underreported walk trips. (Sources: Danish MOT, British DfT, French MOT, German MOT, Netherlands MOT, U.S.
DOT, and Norwegian Institute of Economic Research.)
the early 1970s were roughly comparable, at
approximately 40 to 50 percent, but the most recent
surveys indicate that active travel in Denmark, Ger-
many, and the Netherlands is at a level almost twice
that of France and the United Kingdom. The much
smaller declines in active transport in Denmark,
Germany, and the Netherlands are attributable to
more car-restrictive policies since the 1970s, com-
bined with a range of measures to encourage walk-
ing and cycling.
Walking and cycling trends in the United States
are difficult to gauge, because the national travel
survey methodology changed in 2001, increasing
the walk mode share by capturing previously unre-
ported walk trips. The survey results in Figure 2
suggest slight increases in walking and cycling lev-
els in the United States in the past two decades, but
in the long term, the walk mode share probably
declined. The U.S. Census, which has applied a
consistent methodology, reports a substantial
decline in walking and cycling to work, from 7.9
percent of workers in 1970 to 3.5 percent in 2009
(10, 11).
Gender and Age Groups
Cyclists comprise virtually all segments of society in
Denmark, Germany, and the Netherlands. In the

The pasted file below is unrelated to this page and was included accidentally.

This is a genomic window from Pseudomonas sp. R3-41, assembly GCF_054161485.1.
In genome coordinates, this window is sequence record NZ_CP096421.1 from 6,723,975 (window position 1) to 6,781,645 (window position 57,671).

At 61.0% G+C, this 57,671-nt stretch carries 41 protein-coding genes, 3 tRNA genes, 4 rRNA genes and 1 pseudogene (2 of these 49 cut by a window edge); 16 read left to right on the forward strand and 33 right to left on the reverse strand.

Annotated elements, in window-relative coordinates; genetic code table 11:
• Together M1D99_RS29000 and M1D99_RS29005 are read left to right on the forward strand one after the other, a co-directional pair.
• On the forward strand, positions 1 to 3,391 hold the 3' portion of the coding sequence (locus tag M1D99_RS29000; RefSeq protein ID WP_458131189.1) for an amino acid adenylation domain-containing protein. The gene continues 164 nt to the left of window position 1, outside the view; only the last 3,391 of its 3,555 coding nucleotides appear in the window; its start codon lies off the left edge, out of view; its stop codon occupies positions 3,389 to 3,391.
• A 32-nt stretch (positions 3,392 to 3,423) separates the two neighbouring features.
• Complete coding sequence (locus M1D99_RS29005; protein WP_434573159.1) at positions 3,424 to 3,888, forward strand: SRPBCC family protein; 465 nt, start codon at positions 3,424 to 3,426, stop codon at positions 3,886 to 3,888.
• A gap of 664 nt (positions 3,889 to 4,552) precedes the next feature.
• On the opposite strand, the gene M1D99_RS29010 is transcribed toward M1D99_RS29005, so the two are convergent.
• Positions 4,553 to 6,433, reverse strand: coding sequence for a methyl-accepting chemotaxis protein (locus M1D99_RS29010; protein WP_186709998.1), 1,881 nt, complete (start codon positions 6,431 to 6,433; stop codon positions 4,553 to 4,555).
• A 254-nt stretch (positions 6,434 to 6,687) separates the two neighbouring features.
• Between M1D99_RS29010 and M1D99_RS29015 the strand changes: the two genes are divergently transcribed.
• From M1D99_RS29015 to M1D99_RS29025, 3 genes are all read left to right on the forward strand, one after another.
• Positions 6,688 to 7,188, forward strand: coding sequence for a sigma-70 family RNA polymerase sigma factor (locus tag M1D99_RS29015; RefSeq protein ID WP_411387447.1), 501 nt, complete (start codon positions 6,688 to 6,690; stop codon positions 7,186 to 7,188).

United States, Canada, and the United Kingdom,
women account for approximately one-fourth of all
bike trips; women in Denmark, Germany, and the
Netherlands make approximately half of all bike
trips. Cycling is gender-neutral in Denmark, Ger-
many, and the Netherlands but dominated by men in
the United States, Canada, and the United Kingdom.
In contrast, the share of walk trips made by women
shows little variation among countries.
Walking and cycling levels vary significantly by
age, but the variation is much less in some countries
than in others. The combined share of walking and
Since the early 1970s, an
increasing number of
German cities have
banned automobiles
from the city center, as
here in Freiburg,
20 20
20 20
9 9
65 +
65 +
65 +
Percent of trips by cycling and walking
Age Group
Cycling Walking
FIGURE 3 Cycling and walking share of trips within each age group in the Netherlands, Denmark, Germany,
the United Kingdom, and the United States, 2009, as percent of trips by all modes for all trip purposes.